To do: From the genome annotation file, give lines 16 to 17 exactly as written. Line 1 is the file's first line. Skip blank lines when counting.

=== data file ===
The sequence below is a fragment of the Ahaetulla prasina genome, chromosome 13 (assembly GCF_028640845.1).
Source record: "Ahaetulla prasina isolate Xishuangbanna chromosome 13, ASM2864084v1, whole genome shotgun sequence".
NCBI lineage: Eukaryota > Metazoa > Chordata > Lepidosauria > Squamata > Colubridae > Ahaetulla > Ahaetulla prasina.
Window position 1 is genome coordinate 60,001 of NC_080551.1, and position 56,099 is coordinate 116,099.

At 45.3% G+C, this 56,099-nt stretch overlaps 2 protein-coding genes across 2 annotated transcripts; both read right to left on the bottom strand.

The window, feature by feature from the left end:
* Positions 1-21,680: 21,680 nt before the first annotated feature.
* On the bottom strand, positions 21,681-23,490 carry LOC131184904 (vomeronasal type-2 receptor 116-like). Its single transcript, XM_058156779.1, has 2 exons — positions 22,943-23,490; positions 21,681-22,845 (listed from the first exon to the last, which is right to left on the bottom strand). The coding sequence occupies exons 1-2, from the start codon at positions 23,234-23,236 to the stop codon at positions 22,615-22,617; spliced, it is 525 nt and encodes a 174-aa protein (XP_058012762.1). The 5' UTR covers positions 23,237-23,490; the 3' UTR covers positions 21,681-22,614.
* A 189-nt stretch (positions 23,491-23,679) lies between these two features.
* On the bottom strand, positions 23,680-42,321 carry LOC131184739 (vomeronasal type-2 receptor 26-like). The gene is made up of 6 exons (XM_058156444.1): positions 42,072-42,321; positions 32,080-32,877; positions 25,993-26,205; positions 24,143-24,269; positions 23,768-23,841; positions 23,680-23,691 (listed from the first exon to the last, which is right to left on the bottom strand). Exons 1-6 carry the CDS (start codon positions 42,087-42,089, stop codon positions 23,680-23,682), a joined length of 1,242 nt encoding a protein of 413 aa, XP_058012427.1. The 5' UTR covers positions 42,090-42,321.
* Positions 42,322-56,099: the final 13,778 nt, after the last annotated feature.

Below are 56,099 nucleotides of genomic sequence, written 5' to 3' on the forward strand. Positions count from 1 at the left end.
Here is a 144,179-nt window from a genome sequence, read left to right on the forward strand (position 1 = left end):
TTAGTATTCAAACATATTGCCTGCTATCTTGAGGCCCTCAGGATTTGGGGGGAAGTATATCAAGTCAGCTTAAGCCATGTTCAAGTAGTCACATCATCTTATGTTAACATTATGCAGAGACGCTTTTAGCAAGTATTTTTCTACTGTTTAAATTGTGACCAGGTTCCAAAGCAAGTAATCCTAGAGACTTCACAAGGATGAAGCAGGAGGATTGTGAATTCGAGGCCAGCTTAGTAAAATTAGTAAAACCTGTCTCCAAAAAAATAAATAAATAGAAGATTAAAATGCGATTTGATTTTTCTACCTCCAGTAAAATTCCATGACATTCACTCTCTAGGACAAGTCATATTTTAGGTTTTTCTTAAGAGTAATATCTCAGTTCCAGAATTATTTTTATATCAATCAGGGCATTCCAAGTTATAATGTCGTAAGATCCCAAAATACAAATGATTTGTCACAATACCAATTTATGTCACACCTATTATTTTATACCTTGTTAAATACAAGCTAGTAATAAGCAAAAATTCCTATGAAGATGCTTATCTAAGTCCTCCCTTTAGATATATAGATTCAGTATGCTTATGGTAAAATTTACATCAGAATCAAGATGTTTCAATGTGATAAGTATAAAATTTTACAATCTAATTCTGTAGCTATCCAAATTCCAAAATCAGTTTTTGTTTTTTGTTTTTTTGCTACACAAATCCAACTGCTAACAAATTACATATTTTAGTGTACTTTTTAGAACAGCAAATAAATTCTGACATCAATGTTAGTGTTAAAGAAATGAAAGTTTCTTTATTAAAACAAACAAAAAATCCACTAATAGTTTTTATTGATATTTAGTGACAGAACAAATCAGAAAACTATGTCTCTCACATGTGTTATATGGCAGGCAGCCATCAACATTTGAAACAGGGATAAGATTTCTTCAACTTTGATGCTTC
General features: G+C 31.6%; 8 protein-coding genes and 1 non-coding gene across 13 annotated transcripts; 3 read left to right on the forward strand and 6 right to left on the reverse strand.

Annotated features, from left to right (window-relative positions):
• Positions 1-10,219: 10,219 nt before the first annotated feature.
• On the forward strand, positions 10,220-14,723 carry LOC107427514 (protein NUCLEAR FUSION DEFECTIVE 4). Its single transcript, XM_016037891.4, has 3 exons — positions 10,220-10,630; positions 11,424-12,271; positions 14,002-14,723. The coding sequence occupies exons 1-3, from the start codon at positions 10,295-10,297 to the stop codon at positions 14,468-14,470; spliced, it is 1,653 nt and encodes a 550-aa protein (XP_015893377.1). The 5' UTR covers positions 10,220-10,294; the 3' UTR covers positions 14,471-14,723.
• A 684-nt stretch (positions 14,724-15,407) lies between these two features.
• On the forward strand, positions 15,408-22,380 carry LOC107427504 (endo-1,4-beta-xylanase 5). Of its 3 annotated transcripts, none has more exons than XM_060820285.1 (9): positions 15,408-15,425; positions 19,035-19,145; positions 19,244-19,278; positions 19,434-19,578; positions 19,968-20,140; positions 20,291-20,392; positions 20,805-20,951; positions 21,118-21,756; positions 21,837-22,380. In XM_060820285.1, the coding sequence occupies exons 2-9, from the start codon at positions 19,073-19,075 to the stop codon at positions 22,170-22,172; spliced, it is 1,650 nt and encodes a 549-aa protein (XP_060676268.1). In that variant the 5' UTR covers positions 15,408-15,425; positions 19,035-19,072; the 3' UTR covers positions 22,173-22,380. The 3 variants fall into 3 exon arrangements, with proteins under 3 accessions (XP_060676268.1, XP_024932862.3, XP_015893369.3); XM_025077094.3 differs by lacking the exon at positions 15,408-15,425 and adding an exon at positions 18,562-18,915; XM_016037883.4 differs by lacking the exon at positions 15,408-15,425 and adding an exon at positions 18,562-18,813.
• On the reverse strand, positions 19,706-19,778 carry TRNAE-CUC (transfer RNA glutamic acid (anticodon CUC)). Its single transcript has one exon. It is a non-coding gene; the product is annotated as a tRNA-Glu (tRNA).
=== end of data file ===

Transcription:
Annotated features, from left to right (window-relative positions):
• Positions 1-10,219: 10,219 nt before the first annotated feature.